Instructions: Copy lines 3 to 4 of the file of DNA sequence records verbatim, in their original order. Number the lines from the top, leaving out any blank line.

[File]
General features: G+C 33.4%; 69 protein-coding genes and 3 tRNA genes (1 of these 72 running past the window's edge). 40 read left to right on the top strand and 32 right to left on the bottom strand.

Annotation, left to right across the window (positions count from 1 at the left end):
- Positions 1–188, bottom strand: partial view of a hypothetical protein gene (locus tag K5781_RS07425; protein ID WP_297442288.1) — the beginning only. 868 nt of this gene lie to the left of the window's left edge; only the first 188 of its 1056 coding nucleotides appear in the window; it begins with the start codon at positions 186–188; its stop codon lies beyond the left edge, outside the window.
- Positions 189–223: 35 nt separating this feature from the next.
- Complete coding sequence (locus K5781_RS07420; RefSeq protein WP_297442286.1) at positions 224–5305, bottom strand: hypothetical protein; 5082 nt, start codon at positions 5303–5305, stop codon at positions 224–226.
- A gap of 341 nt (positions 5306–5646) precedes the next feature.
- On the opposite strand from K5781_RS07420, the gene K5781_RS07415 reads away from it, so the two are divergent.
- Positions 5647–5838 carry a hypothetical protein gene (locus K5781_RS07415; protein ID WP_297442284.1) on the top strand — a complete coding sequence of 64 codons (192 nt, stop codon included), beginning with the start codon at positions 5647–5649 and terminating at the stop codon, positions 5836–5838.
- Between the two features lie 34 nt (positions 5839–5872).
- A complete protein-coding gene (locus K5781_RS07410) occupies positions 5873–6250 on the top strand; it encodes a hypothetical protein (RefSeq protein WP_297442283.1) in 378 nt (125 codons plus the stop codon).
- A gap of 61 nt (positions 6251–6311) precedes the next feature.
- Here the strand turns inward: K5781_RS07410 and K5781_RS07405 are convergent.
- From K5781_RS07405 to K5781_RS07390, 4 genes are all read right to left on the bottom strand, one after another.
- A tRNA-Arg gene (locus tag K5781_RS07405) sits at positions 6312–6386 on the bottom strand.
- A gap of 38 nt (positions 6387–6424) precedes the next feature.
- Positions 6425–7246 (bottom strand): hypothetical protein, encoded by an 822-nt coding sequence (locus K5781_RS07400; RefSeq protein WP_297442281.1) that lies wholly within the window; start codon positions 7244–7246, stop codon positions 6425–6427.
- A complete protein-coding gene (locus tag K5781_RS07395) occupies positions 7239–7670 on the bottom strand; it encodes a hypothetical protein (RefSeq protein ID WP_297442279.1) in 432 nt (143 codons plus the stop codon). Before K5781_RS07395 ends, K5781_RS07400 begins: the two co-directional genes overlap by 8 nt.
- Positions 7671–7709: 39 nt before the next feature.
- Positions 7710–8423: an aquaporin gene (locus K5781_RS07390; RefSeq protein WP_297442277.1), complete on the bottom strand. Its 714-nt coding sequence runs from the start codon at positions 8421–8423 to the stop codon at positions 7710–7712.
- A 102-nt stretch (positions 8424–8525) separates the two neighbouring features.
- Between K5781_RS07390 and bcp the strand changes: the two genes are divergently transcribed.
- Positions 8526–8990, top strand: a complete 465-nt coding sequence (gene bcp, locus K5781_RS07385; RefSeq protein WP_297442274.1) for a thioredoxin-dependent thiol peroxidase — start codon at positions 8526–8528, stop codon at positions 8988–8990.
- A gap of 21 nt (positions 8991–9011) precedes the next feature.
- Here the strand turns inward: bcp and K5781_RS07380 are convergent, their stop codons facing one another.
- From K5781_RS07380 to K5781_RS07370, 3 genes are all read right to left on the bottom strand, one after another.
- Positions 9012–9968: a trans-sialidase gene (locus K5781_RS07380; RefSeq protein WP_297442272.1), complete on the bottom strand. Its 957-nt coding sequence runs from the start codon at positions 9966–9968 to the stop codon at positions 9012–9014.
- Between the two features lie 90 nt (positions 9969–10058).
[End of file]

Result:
- Positions 1–188, bottom strand: partial view of a hypothetical protein gene (locus tag K5781_RS07425; protein ID WP_297442288.1) — the beginning only. 868 nt of this gene lie to the left of the window's left edge; only the first 188 of its 1056 coding nucleotides appear in the window; it begins with the start codon at positions 186–188; its stop codon lies beyond the left edge, outside the window.
- Positions 189–223: 35 nt separating this feature from the next.